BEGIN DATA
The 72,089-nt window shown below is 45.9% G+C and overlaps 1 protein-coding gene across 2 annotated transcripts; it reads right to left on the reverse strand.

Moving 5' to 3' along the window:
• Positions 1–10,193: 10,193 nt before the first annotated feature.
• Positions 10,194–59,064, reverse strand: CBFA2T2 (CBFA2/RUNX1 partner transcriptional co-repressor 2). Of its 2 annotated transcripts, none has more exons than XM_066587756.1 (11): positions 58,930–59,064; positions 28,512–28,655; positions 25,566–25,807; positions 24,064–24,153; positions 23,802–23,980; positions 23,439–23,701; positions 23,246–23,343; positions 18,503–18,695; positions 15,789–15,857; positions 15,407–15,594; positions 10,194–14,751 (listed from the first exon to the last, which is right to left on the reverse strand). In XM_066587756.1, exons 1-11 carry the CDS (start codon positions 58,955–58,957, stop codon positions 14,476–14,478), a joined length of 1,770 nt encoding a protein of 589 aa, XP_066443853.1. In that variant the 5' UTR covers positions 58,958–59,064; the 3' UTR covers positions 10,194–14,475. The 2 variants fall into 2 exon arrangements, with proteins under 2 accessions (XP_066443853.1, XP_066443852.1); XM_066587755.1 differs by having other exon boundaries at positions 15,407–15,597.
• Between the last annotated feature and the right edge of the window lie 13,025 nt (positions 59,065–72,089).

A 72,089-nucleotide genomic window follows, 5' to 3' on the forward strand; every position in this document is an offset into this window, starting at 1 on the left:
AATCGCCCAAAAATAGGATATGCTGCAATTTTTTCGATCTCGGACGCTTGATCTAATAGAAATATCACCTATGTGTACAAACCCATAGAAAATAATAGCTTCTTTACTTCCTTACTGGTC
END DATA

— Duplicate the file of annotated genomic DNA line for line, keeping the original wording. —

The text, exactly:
The 72,089-nt window shown below is 45.9% G+C and overlaps 1 protein-coding gene across 2 annotated transcripts; it reads right to left on the reverse strand.

Moving 5' to 3' along the window:
• Positions 1–10,193: 10,193 nt before the first annotated feature.
• Positions 10,194–59,064, reverse strand: CBFA2T2 (CBFA2/RUNX1 partner transcriptional co-repressor 2). Of its 2 annotated transcripts, none has more exons than XM_066587756.1 (11): positions 58,930–59,064; positions 28,512–28,655; positions 25,566–25,807; positions 24,064–24,153; positions 23,802–23,980; positions 23,439–23,701; positions 23,246–23,343; positions 18,503–18,695; positions 15,789–15,857; positions 15,407–15,594; positions 10,194–14,751 (listed from the first exon to the last, which is right to left on the reverse strand). In XM_066587756.1, exons 1-11 carry the CDS (start codon positions 58,955–58,957, stop codon positions 14,476–14,478), a joined length of 1,770 nt encoding a protein of 589 aa, XP_066443853.1. In that variant the 5' UTR covers positions 58,958–59,064; the 3' UTR covers positions 10,194–14,475. The 2 variants fall into 2 exon arrangements, with proteins under 2 accessions (XP_066443853.1, XP_066443852.1); XM_066587755.1 differs by having other exon boundaries at positions 15,407–15,597.
• Between the last annotated feature and the right edge of the window lie 13,025 nt (positions 59,065–72,089).

A 72,089-nucleotide genomic window follows, 5' to 3' on the forward strand; every position in this document is an offset into this window, starting at 1 on the left:
AATCGCCCAAAAATAGGATATGCTGCAATTTTTTCGATCTCGGACGCTTGATCTAATAGAAATATCACCTATGTGTACAAACCCATAGAAAATAATAGCTTCTTTACTTCCTTACTGGTC